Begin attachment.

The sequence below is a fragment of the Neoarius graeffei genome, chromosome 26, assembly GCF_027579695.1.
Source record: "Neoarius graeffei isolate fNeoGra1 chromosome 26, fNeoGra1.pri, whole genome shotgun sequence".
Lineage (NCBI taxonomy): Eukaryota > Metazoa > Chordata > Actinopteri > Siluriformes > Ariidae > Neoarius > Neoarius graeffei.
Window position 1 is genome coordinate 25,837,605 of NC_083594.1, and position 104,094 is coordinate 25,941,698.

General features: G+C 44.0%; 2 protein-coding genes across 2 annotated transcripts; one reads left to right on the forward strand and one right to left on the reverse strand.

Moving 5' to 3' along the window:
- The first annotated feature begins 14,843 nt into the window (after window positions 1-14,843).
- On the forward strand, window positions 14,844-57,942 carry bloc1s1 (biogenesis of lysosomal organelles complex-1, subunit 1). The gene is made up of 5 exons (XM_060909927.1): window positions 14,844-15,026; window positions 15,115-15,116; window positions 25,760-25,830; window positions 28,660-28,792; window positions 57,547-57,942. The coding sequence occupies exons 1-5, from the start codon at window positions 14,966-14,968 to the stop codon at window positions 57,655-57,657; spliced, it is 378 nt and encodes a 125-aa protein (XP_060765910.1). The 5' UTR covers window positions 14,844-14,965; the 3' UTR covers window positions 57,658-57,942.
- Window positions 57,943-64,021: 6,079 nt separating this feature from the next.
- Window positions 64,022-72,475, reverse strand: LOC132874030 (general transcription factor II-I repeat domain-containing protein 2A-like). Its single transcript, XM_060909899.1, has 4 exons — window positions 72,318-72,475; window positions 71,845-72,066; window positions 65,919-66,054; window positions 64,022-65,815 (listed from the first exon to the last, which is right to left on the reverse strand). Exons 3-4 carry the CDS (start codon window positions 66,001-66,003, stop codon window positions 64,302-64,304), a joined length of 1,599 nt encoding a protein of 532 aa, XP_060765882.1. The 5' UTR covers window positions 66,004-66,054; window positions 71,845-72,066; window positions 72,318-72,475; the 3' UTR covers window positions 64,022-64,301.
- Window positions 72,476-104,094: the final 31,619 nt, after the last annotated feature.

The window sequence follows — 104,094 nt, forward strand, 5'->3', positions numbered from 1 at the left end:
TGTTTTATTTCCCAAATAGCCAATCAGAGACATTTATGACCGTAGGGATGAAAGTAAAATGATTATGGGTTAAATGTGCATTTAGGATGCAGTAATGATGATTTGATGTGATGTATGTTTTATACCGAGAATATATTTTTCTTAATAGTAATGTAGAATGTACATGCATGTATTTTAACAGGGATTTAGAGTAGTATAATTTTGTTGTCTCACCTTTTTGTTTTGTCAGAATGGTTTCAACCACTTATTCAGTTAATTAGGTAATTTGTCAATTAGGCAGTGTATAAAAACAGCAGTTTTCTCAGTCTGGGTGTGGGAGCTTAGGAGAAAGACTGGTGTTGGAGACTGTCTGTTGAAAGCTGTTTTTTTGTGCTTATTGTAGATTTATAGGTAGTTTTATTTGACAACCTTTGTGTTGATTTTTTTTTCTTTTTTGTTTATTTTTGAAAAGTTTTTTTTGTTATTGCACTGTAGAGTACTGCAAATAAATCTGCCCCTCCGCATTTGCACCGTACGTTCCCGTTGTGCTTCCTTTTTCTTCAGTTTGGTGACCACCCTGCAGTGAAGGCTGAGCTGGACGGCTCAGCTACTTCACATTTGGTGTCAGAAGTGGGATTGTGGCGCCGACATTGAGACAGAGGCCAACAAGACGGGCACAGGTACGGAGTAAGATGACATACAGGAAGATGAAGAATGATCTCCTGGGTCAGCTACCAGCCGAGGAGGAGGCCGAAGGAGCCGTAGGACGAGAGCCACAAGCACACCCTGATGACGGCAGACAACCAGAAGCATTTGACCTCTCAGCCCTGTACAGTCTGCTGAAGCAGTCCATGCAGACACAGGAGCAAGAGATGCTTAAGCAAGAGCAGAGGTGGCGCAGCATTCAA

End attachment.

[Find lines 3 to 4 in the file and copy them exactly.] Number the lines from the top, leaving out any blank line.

Lineage (NCBI taxonomy): Eukaryota > Metazoa > Chordata > Actinopteri > Siluriformes > Ariidae > Neoarius > Neoarius graeffei.
Window position 1 is genome coordinate 25,837,605 of NC_083594.1, and position 104,094 is coordinate 25,941,698.